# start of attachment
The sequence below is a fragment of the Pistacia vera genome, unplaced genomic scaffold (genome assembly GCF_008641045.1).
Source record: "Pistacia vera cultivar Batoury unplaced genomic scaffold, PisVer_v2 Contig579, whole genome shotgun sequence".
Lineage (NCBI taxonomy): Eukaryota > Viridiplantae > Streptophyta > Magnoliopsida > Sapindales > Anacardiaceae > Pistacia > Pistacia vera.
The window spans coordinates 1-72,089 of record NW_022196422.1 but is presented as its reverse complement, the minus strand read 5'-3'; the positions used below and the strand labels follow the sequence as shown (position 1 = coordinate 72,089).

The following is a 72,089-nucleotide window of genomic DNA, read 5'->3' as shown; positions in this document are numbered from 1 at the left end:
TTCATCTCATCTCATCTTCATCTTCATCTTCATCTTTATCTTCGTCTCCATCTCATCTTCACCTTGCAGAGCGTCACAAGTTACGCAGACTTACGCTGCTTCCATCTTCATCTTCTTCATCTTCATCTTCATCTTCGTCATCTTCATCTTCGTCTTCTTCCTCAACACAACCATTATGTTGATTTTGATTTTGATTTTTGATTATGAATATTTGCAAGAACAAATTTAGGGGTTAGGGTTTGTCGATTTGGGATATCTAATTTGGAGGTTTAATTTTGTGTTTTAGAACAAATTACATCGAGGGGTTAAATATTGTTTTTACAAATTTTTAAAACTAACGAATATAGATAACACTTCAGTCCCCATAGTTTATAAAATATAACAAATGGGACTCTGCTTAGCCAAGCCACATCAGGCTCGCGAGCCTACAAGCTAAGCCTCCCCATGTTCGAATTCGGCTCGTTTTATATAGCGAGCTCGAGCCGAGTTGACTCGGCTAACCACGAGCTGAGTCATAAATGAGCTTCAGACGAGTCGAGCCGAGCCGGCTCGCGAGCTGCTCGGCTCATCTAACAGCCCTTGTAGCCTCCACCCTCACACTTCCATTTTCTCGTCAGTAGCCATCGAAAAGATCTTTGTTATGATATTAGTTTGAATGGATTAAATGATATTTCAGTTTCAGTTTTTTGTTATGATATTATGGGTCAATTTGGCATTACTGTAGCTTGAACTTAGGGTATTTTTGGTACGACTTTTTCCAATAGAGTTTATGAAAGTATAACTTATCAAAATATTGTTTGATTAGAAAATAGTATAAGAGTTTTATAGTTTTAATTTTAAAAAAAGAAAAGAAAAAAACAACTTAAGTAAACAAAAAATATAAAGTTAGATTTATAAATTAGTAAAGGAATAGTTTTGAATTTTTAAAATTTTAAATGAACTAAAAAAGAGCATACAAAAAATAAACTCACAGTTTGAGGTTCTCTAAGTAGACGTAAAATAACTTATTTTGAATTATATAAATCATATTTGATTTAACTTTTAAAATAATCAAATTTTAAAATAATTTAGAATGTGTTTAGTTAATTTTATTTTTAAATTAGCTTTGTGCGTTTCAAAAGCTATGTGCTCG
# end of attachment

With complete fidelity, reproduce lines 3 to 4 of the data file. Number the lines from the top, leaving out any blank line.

Lineage (NCBI taxonomy): Eukaryota > Viridiplantae > Streptophyta > Magnoliopsida > Sapindales > Anacardiaceae > Pistacia > Pistacia vera.
The window spans coordinates 1-72,089 of record NW_022196422.1 but is presented as its reverse complement, the minus strand read 5'-3'; the positions used below and the strand labels follow the sequence as shown (position 1 = coordinate 72,089).